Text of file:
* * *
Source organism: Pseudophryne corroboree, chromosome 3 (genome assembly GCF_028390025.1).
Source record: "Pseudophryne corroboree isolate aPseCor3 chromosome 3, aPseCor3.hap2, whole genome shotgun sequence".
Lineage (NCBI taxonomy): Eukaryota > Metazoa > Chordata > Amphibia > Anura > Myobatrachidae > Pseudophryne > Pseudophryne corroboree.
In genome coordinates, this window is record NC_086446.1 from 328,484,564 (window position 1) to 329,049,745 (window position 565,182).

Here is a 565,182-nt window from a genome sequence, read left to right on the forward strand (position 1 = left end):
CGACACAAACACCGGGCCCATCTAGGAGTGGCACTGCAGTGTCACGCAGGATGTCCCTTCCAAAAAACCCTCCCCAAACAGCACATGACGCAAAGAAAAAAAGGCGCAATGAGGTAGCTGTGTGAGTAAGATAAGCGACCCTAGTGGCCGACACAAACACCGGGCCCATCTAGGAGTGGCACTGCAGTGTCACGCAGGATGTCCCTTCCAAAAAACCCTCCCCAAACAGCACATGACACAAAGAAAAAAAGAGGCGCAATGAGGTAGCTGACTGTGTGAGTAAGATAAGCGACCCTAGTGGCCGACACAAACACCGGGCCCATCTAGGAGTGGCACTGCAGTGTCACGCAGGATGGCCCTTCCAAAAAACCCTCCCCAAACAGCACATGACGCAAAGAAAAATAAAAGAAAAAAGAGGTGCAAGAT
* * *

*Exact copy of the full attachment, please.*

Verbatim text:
Source organism: Pseudophryne corroboree, chromosome 3 (genome assembly GCF_028390025.1).
Source record: "Pseudophryne corroboree isolate aPseCor3 chromosome 3, aPseCor3.hap2, whole genome shotgun sequence".
Lineage (NCBI taxonomy): Eukaryota > Metazoa > Chordata > Amphibia > Anura > Myobatrachidae > Pseudophryne > Pseudophryne corroboree.
In genome coordinates, this window is record NC_086446.1 from 328,484,564 (window position 1) to 329,049,745 (window position 565,182).

Here is a 565,182-nt window from a genome sequence, read left to right on the forward strand (position 1 = left end):
CGACACAAACACCGGGCCCATCTAGGAGTGGCACTGCAGTGTCACGCAGGATGTCCCTTCCAAAAAACCCTCCCCAAACAGCACATGACGCAAAGAAAAAAAGGCGCAATGAGGTAGCTGTGTGAGTAAGATAAGCGACCCTAGTGGCCGACACAAACACCGGGCCCATCTAGGAGTGGCACTGCAGTGTCACGCAGGATGTCCCTTCCAAAAAACCCTCCCCAAACAGCACATGACACAAAGAAAAAAAGAGGCGCAATGAGGTAGCTGACTGTGTGAGTAAGATAAGCGACCCTAGTGGCCGACACAAACACCGGGCCCATCTAGGAGTGGCACTGCAGTGTCACGCAGGATGGCCCTTCCAAAAAACCCTCCCCAAACAGCACATGACGCAAAGAAAAATAAAAGAAAAAAGAGGTGCAAGAT